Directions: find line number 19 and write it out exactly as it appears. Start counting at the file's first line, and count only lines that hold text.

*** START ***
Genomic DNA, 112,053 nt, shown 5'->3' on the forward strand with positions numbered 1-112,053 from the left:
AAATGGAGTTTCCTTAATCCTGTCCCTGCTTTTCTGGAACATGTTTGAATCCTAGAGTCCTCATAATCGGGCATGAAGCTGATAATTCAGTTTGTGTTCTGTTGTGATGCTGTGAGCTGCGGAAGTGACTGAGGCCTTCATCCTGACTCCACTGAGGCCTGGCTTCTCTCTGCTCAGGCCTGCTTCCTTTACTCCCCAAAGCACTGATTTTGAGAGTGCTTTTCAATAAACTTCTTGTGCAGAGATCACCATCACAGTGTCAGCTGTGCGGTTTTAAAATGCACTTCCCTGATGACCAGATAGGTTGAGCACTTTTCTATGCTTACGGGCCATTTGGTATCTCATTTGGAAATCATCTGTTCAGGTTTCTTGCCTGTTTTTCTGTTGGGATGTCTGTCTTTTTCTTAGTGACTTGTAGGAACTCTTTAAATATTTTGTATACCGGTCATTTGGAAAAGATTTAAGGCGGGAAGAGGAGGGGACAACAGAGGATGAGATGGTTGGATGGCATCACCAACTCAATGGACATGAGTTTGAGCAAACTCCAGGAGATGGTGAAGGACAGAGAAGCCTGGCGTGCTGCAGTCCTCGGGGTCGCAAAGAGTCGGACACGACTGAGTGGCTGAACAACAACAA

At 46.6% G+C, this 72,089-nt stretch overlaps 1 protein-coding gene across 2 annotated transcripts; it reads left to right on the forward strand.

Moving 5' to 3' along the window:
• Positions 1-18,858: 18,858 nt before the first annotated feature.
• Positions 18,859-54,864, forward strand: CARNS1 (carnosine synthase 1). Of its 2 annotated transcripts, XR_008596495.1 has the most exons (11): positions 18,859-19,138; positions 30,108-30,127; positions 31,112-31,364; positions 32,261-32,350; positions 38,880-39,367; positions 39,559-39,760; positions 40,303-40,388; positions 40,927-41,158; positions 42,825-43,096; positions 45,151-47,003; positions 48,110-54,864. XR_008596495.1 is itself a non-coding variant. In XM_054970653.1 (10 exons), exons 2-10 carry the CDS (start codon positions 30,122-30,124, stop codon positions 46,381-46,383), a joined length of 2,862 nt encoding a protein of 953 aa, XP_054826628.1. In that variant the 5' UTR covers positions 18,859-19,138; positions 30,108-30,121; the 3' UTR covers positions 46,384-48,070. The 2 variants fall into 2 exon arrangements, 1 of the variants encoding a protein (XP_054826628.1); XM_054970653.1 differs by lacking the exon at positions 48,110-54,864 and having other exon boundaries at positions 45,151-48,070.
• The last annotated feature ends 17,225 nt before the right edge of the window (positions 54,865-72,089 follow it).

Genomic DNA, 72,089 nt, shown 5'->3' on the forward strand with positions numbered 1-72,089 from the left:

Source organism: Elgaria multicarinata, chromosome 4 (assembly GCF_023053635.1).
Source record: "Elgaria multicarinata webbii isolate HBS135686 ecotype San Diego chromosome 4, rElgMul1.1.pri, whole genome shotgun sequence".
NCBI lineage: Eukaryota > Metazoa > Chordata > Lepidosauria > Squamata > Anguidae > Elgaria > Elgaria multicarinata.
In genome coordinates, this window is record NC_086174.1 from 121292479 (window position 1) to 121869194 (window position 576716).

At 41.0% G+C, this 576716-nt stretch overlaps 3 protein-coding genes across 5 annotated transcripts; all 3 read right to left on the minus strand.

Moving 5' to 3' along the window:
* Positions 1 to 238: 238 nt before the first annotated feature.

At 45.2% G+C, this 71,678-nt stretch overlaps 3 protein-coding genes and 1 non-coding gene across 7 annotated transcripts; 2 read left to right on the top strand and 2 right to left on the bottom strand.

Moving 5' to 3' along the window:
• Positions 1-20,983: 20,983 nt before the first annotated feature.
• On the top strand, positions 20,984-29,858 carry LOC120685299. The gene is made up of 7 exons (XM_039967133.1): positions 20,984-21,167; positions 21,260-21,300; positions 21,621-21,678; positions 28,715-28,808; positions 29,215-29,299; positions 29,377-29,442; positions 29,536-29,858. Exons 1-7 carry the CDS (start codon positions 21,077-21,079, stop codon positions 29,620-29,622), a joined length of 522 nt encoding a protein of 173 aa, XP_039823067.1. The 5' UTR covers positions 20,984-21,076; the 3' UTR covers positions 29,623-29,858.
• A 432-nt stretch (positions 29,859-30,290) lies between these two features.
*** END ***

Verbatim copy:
• On the top strand, positions 20,984-29,858 carry LOC120685299. The gene is made up of 7 exons (XM_039967133.1): positions 20,984-21,167; positions 21,260-21,300; positions 21,621-21,678; positions 28,715-28,808; positions 29,215-29,299; positions 29,377-29,442; positions 29,536-29,858. Exons 1-7 carry the CDS (start codon positions 21,077-21,079, stop codon positions 29,620-29,622), a joined length of 522 nt encoding a protein of 173 aa, XP_039823067.1. The 5' UTR covers positions 20,984-21,076; the 3' UTR covers positions 29,623-29,858.